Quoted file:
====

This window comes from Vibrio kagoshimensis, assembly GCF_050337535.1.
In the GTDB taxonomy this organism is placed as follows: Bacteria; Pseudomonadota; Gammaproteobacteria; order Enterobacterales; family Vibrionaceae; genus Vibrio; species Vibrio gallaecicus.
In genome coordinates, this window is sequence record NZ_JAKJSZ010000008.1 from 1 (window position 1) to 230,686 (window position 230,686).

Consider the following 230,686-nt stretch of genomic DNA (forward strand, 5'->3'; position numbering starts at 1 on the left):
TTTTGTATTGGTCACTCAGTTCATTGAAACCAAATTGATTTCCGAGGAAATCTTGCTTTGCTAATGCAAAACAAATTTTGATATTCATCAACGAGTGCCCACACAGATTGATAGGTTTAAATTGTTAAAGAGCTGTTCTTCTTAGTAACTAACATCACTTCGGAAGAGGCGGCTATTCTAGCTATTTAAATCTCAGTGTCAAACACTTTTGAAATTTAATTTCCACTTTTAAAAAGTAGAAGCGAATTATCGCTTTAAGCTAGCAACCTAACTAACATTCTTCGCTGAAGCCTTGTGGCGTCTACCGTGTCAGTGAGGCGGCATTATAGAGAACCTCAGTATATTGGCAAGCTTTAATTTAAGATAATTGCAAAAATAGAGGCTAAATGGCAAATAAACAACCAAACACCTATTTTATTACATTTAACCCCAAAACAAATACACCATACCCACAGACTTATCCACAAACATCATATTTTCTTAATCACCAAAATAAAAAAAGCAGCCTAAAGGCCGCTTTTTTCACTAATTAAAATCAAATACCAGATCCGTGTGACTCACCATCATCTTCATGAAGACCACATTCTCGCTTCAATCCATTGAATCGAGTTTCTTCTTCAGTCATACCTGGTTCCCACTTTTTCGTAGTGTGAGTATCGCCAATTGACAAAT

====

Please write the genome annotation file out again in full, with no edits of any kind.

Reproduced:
This window comes from Vibrio kagoshimensis, assembly GCF_050337535.1.
In the GTDB taxonomy this organism is placed as follows: Bacteria; Pseudomonadota; Gammaproteobacteria; order Enterobacterales; family Vibrionaceae; genus Vibrio; species Vibrio gallaecicus.
In genome coordinates, this window is sequence record NZ_JAKJSZ010000008.1 from 1 (window position 1) to 230,686 (window position 230,686).

Consider the following 230,686-nt stretch of genomic DNA (forward strand, 5'->3'; position numbering starts at 1 on the left):
TTTTGTATTGGTCACTCAGTTCATTGAAACCAAATTGATTTCCGAGGAAATCTTGCTTTGCTAATGCAAAACAAATTTTGATATTCATCAACGAGTGCCCACACAGATTGATAGGTTTAAATTGTTAAAGAGCTGTTCTTCTTAGTAACTAACATCACTTCGGAAGAGGCGGCTATTCTAGCTATTTAAATCTCAGTGTCAAACACTTTTGAAATTTAATTTCCACTTTTAAAAAGTAGAAGCGAATTATCGCTTTAAGCTAGCAACCTAACTAACATTCTTCGCTGAAGCCTTGTGGCGTCTACCGTGTCAGTGAGGCGGCATTATAGAGAACCTCAGTATATTGGCAAGCTTTAATTTAAGATAATTGCAAAAATAGAGGCTAAATGGCAAATAAACAACCAAACACCTATTTTATTACATTTAACCCCAAAACAAATACACCATACCCACAGACTTATCCACAAACATCATATTTTCTTAATCACCAAAATAAAAAAAGCAGCCTAAAGGCCGCTTTTTTCACTAATTAAAATCAAATACCAGATCCGTGTGACTCACCATCATCTTCATGAAGACCACATTCTCGCTTCAATCCATTGAATCGAGTTTCTTCTTCAGTCATACCTGGTTCCCACTTTTTCGTAGTGTGAGTATCGCCAATTGACAAAT